(GK, GD: Greg Davies, DB: Dell Burton, EE: Ed Edwards, EB: Edith Bennett)
GK: This week on the PHC book club We're very happy to have with us the Pulitzer Prize winning author Greg Davies.
GD: Thank you for having me.
GK: Your book, "An Amazing Tome of Unbearable Sorrow" has been a best seller for months now.
GD: Yes, it has.
GK: It's been called joyous, funny, hilarious.
GD: I've heard that.
GK: What inspired you to write this?
GD: My parents fatal rubber rafting experience.
GD: It made me very introspective.
GK: I see.
GD: And being introspective really allows you to see the funny side of things.
GK: I didn't know that. Well, we have our book club round table here tonight to discuss the book. Welcome Mrs. Dell Burton, Ed Edwards and Edith Bennett. So, Mrs. Burton, what did you think of the book?
DB: Actually, I did mean to read it, but Dell's mother came over for a visit. And well, you know how that goes.
GK: Yes I do. So, Mr. Edwards, what was your favorite part of the book?
EE: I liked the book jacket.
GK: It was a nice jacket.
EE: Good photo. He looks better on it there then here now.
GK: Ms. Bennett, how did you enjoy the read?
EB: You know, I never was able to find a copy. And the library was always out.
GK: I suppose that's good news for the author. Well, Mr. Davies, you have agreed to read an excerpt from the book this evening.
GD: Yes. Yes, I have.
GK: Okay. I meant now.
GD: Oh, yes, of course.
GK: So, now, Greg Davies reading an excerpt from his book, "An Amazing Tome of Unbearable Sorrow."
GD: "I clipped my nails. I had finally gotten around to taking my socks off, when I noticed them; the long, yellowish fiends that helped to poke holes in my socks and catch on threads in my bed. My toe nails needed clipping. A serious clipping. 'They shall be clipped liked they have never been clipped before,' I stated to no one in particular, as I was alone. I found the nail clippers, the ones that had belonged to my father. The only items I had left of his, the only thing that still contained the memories of my father. The only thing we hadn't been able to sell on Ebay.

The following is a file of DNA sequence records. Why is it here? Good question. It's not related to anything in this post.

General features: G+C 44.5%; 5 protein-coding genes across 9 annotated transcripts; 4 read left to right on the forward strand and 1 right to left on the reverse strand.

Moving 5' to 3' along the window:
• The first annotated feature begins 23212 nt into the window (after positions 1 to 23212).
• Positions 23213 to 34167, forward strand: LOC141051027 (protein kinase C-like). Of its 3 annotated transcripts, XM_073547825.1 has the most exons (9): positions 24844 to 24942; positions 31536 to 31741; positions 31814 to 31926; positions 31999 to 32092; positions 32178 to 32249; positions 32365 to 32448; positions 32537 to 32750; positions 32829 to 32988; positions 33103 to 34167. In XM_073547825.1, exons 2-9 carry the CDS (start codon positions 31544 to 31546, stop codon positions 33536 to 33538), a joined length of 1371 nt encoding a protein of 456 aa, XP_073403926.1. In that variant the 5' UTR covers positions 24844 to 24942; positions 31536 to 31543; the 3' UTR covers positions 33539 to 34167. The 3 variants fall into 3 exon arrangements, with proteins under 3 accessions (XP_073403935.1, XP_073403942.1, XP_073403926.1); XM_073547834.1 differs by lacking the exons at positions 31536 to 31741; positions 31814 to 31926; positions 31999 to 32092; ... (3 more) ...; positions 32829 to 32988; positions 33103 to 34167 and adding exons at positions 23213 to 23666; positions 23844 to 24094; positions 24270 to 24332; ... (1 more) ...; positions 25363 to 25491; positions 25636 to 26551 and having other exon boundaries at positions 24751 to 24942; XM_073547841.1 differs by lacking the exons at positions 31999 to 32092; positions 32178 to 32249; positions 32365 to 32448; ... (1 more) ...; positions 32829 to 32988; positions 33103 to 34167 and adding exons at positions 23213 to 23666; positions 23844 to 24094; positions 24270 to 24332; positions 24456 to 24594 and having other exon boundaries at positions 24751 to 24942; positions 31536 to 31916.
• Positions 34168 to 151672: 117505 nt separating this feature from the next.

I took those clippers and clipped my nails. I have wondrous nails. Nails of the gods. Friends envy my toe nails, foes fear them. Women lust for them. When they are properly trimmed, they actually draw crowds at the beach. I clip. The clippings cascade away from my foot. Some drop to the floor, others get catapulted high into the air. Are they escaping? Can they achieve escape velocity? Will my nail clippings break through the stratosphere, the ionosphere and enter into permanent geo-synchronize orbit over my home, or will they simply drop to the rug and lay there with their brethren. The latter, as it turns out. There on the rug is a history of all my clippings. A layered tapestry of bits of toe nail past, present, future. A small Stonehenge of nails. A crop circle of clippings, marking my territory. I really should sweep the floor.
My brother comes in, watching me wax lyrical about my bi-monthly trimming, my attempts to manage a façade of humanity in decidedly inhumane times. He watches some more.
"Clipping your toe nails again?" he says.
"Don't you know it," I reply.
GK: Wow. And the rest of the book is like that.
GD: Pretty much. There's the chapter where I wash my face. Then the chapter where I clean my ears. One amazing chapter where I boil an egg.
GK: Thank you once again for being here.
GD: Thank you for supplying me with a new chapter for the paperback edition.
GK: You're welcome.